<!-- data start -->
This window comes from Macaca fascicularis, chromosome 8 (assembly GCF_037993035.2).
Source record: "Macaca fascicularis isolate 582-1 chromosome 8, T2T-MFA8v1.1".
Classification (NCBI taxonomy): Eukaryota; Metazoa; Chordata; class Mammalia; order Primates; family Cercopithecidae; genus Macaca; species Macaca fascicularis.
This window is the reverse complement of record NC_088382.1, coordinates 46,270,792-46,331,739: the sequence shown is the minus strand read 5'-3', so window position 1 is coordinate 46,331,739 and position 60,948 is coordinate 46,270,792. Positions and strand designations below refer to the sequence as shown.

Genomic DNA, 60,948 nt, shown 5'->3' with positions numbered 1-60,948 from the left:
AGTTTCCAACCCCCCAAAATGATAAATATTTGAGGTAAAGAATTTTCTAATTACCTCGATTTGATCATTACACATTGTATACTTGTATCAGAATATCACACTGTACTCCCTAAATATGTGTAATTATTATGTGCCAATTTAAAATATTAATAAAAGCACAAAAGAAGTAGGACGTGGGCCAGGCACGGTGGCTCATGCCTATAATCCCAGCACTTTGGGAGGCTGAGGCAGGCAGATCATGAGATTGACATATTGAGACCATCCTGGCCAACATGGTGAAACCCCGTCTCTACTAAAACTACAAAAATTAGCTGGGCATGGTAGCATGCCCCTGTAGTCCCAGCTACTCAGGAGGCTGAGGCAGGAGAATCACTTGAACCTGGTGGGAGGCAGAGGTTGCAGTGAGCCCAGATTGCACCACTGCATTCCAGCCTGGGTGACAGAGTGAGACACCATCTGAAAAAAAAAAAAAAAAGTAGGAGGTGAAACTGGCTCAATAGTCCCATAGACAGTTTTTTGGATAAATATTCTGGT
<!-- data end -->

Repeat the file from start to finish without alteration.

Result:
This window comes from Macaca fascicularis, chromosome 8 (assembly GCF_037993035.2).
Source record: "Macaca fascicularis isolate 582-1 chromosome 8, T2T-MFA8v1.1".
Classification (NCBI taxonomy): Eukaryota; Metazoa; Chordata; class Mammalia; order Primates; family Cercopithecidae; genus Macaca; species Macaca fascicularis.
This window is the reverse complement of record NC_088382.1, coordinates 46,270,792-46,331,739: the sequence shown is the minus strand read 5'-3', so window position 1 is coordinate 46,331,739 and position 60,948 is coordinate 46,270,792. Positions and strand designations below refer to the sequence as shown.

Genomic DNA, 60,948 nt, shown 5'->3' with positions numbered 1-60,948 from the left:
AGTTTCCAACCCCCCAAAATGATAAATATTTGAGGTAAAGAATTTTCTAATTACCTCGATTTGATCATTACACATTGTATACTTGTATCAGAATATCACACTGTACTCCCTAAATATGTGTAATTATTATGTGCCAATTTAAAATATTAATAAAAGCACAAAAGAAGTAGGACGTGGGCCAGGCACGGTGGCTCATGCCTATAATCCCAGCACTTTGGGAGGCTGAGGCAGGCAGATCATGAGATTGACATATTGAGACCATCCTGGCCAACATGGTGAAACCCCGTCTCTACTAAAACTACAAAAATTAGCTGGGCATGGTAGCATGCCCCTGTAGTCCCAGCTACTCAGGAGGCTGAGGCAGGAGAATCACTTGAACCTGGTGGGAGGCAGAGGTTGCAGTGAGCCCAGATTGCACCACTGCATTCCAGCCTGGGTGACAGAGTGAGACACCATCTGAAAAAAAAAAAAAAAAGTAGGAGGTGAAACTGGCTCAATAGTCCCATAGACAGTTTTTTGGATAAATATTCTGGT